Dr. Stephen Harp
A graduate of Indiana University, I have MA degrees in both History and French literature as well as a PhD in European history. After a first book on primary schooling and nation building in Alsace-Lorraine, I’ve studied mobilities, notably tourism. My book Marketing Michelin: Advertising and Cultural Identity in Twentieth-Century France (Johns Hopkins, 2001) focused on the ways that Michelin tourist initiatives tapped into French constructions of national identity. Au Naturel: Naturism, Nudism, and Tourism in Twentieth-Century France (Louisiana State University Press, 2014) revealed the role of less well-known localities in permitting nudism as a means of fostering international tourism, as well as the veritable subculture of nudism that developed in twentieth-century France. Concerned that historians of tourism were neglecting its global context, I wrote A World History of Rubber: Empire, Industry, and the Everyday (Wiley-Blackwell, 2015) to track rubber, a critical commodity for touristic development, and the migrations and work of the people who produced it both in Southeast Asia and the West. I followed up with a focus on the workers who built tourist infrastructure and the environmental impact of that building in The Riviera, Exposed: An Ecohistory of Postwar Tourism and North African Labor (Cornell University Press, 2022).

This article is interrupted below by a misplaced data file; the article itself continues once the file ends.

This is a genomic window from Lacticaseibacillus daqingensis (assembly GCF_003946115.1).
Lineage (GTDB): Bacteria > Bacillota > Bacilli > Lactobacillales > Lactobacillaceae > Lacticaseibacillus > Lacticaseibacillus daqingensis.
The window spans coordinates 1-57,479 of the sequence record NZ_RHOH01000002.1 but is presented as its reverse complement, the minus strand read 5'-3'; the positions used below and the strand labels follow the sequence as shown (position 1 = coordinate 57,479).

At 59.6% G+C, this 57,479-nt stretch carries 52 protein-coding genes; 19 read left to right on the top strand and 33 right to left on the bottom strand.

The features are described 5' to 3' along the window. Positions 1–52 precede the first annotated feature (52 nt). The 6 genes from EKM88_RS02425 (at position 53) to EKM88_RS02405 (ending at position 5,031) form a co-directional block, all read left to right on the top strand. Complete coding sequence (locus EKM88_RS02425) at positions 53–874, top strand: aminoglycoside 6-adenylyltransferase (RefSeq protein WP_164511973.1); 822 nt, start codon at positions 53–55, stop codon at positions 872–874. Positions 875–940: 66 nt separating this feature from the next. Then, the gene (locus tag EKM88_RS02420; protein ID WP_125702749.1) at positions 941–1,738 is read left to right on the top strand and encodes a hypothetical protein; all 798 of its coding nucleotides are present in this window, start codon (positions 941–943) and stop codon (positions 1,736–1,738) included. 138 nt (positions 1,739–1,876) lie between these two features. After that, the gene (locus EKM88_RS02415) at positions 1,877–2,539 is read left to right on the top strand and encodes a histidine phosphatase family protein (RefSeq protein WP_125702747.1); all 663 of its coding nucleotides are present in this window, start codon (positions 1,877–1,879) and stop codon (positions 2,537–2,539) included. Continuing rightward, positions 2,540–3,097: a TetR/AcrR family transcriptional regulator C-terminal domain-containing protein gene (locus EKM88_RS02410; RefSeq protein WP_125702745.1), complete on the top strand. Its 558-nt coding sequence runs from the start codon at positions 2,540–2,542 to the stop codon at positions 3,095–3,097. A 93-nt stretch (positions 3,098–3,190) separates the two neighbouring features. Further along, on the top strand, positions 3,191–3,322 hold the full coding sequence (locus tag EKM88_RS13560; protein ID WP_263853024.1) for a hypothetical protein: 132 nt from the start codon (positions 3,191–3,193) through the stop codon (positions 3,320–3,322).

I regularly teach Humanities in the World since 1300, Nineteenth-Century Europe, Twentieth-Century Europe, France from Napoleon to de Gaulle, Global History, and graduate Historiography. I’m the faculty adviser of Phi Alpha Theta, the honor society and history club. I was a first-generation college student who worked my way through college; I feel a strong connection to UA students. When I am not working, I swim, do yoga, and hike far more frequently than should be legal.
Ph.D. - Indiana University